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I have a UITable that has over 200+ cells. The table works beautifully with data coming in from the network. Now I need to add in a way to change the background color of the label to match with the data (Red if the value decreased and green if the value increased). This seems to work well initially, but after awhile the colors become static even if the values update fine. Below is an example of my code that is in the layoutSubviews method:


I have updated the code to show my my table. Please note that the data gets assigned to the cell perfectly fine. It is the color of the cell that refuses to change after a few minutes no matter what the value is.

- (UITableViewCell *)tableView:(UITableView *)tableView cellForRowAtIndexPath:(NSIndexPath *)indexPath {
static NSString *CellIdentifier = @"Cell";
UITableViewCell *cell = [tableView dequeueReusableCellWithIdentifier:CellIdentifier];
    if (cell == nil) {
        cell = [[[UITableViewCell alloc] initWithStyle:UITableViewCellStyleDefault reuseIdentifier:CellIdentifier] autorelease];
        UILabel* label = [[UILabel alloc] initWithFrame:self.contentView.bounds];
        label.tag = 1;
        [cell.contentView addSubview:label];
        [label release];
    UILabel *label = (UILabel*)[cell viewForTag:1];
    float value = [label.text floatValue];
    float newValue = [dataSource objectAtIndex:indexPath.row];

    // Get the current value of the cell and compare it with the new value
    if(value < newVal)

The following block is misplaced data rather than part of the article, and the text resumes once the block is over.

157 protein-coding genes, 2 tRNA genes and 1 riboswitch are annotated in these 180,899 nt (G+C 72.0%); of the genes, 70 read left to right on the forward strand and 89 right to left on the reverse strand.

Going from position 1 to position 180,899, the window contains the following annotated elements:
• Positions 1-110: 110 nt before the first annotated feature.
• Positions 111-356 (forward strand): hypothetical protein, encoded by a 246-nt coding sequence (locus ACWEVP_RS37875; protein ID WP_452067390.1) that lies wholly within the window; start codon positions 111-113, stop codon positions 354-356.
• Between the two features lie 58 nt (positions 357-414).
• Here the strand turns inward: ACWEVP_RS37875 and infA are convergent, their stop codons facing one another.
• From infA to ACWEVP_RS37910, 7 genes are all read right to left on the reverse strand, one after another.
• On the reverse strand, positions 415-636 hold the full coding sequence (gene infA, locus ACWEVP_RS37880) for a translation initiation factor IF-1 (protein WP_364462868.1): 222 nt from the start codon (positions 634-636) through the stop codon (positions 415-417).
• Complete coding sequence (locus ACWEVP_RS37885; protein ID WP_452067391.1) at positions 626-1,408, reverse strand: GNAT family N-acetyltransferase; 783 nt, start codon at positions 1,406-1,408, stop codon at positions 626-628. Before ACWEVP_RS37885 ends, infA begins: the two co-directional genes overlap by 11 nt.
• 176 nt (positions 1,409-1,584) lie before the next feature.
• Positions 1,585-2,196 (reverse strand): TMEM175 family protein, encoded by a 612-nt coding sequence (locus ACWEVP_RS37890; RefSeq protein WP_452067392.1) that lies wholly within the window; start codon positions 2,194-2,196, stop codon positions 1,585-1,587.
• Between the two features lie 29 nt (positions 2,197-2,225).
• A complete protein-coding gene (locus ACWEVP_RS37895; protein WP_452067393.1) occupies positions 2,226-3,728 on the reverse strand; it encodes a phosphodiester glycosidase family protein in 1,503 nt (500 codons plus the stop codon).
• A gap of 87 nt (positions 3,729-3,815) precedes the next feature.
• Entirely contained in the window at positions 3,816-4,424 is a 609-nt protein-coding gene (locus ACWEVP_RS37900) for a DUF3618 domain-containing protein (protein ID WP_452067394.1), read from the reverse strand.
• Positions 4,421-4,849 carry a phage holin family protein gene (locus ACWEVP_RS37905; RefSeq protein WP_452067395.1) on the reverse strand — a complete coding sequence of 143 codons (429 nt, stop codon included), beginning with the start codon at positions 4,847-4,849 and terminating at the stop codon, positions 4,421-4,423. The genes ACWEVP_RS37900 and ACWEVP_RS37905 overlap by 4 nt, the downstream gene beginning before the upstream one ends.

label.backgroundColor = [UIColor greenColor];
    else if(value > newVal)
        label.backgroundColor = [UIColor redColor];
    label.text = [NSString stringWithFormat:@"%d", newValue];
share|improve this question
Why is this code in layoutSubviews? That isn't going to be called every time. It should be in cellForRowAtIndexPath. – jrturton Apr 5 '12 at 19:32
After reading an answer below I moved the code to it's proper place. Thank you for noticing. – Seb Apr 5 '12 at 19:52
up vote 0 down vote accepted

You are comparing the value from your datasource to the value that was previously displayed in the cell.

This is not going to be a valid comparison. You will have something like 8 or 10 total instances of your cell, which are dequeued and reused. So you will be comparing the datasource of, say, cell 60, with the last value used in this cell, which could have been from row 45. It is meaningless.

You need to store the old value somewhere in your datasource, and make the comparison to that instead.

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Would creating a dictionary and storing a row index and the old value work? That way when I do the comparison again I can pull the old value from the dictionary based on the row that needs it? – Seb Apr 5 '12 at 21:23
Yes, or your datasource could be an array of dictionaries, each with two keys, old and new value. – jrturton Apr 5 '12 at 21:32
That seemed to do it. Thank you for your help and going a bit more in-depth with the UITableViewCell. I understood that the cells were reused, what I didn't understand was why the cells that were in view would be reused. – Seb Apr 5 '12 at 22:36

Setting the background color of the cell won't work because there is another view, its contentView, sitting on top of that. Since iOS handles drawing like a painter's canvas, the contentView obstructs whatever changes you make to the cell's background. You can, however, set the background color on the contentView (it's a UIView, after all), and you should see your green and red colors.

share|improve this answer
While I am able to see the colors I get the same issue as originally mentioned. After awhile the colors don't seem to update anymore. I tried scrolling to see if that would help, but the same cells always get set to the same color no matter what value it gets set to. – Seb Apr 5 '12 at 20:04

Well it might be because of deQueue, what you can try is before adding new subviews to your cell run a loop and remove all the sub views from it. Make sure you will do after checking the condition of null cell.

for(UIView *subview in cell.subviews){
  [subview removeFromSuperview];

Might Help

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